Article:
Study Shows Use of Hair Straighteners Linked To Higher Risk of Uterine Cancer

10/20/2022 12:00 AM EDT by WBLS Staff

There have been at least 65,000 new cases of uterine cancer in the U.S. this year, according to the study.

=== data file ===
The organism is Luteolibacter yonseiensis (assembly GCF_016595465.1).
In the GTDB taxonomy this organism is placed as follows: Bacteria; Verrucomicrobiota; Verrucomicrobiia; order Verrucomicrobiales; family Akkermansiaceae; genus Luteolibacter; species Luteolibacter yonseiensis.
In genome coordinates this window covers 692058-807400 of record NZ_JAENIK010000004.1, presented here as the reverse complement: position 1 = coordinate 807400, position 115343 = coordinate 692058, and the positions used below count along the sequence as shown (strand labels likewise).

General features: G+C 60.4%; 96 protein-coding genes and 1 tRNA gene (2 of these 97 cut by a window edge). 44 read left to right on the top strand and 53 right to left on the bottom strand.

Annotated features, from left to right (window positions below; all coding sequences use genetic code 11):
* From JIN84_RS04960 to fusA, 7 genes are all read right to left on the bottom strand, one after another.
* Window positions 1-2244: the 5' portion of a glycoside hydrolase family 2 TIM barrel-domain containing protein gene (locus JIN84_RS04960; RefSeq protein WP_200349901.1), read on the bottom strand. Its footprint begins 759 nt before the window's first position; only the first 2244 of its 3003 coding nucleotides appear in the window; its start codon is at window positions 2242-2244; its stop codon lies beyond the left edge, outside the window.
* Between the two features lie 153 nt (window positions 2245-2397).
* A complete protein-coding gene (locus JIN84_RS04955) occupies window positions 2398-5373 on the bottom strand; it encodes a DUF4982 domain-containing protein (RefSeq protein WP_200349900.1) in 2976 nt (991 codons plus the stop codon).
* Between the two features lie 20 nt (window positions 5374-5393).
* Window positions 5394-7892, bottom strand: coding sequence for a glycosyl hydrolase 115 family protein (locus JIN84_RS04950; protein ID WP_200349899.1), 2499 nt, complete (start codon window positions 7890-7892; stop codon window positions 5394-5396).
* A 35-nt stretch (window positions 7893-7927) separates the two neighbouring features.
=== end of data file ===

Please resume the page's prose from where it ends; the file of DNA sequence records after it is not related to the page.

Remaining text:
Woman who use chemical hair straighteners are at a higher risk of developing uterine cancer than women who do not use them, according to a recent study from the National Institutes of Health. The researchers found that African American women were the racial group with frequent usage of straighteners and thus are more at risk.The study followed participants for 10.9 years. The participants were 7.4% Black/African American, 4.4% Hispanic/Latina non-Black, 85.6% non-Hispanic White, and 2.5% all other race and ethnicity. At the end of the study, researchers found a higher uterine cancer rate for women who self-reported ever using or frequently using a chemical straightener. "Although no differences in the hazard ratios between racial and ethnic groups were observed, the adverse health effects associated with straightener use could be more consequential for African American and/or Black women because of the higher prevalence and frequency of hair product use, younger age of initiating use, and harsher chemical formulations", the report stated. study also noted that hair straightening processes such as flat irons and blow drying can increase chemical exposure due to lesions on the scalp. "Notably, chemical exposure through the pathway of hair product use, especially straighteners, could be more concerning than other personal care products. Higher percutaneous absorption of chemicals has been observed in scalp compared with other skin such as on the forearm, palm, and abdomen. Straightener use may cause scalp lesions and burns, which facilitates the permeability of chemicals through the scalp. Heating processes such as flat ironing or blow drying during straightening treatments could release or thermally decompose chemicals from the products, leading to potential higher exposures to hazardous chemicals among the users. Greene, a law professor at Drexel Kline School of Law who studies Black hair discrimination, added to the conversation in an NBC News interview. "Pressure to adhere to societal beauty standards that glorify and prioritize hair textures and styles associated with white people have led some Black people to rely on harmful hair care products like chemical relaxers to look the part." She adds, “Oftentimes this leads to temporary or permanent hair loss, chemical burns to our scalps, in addition to the possibilities that we’re going to have to engage in financial, emotional, as well as temporal investments to try to repair the harm. If you care about Black women’s health, you have to care about our hair."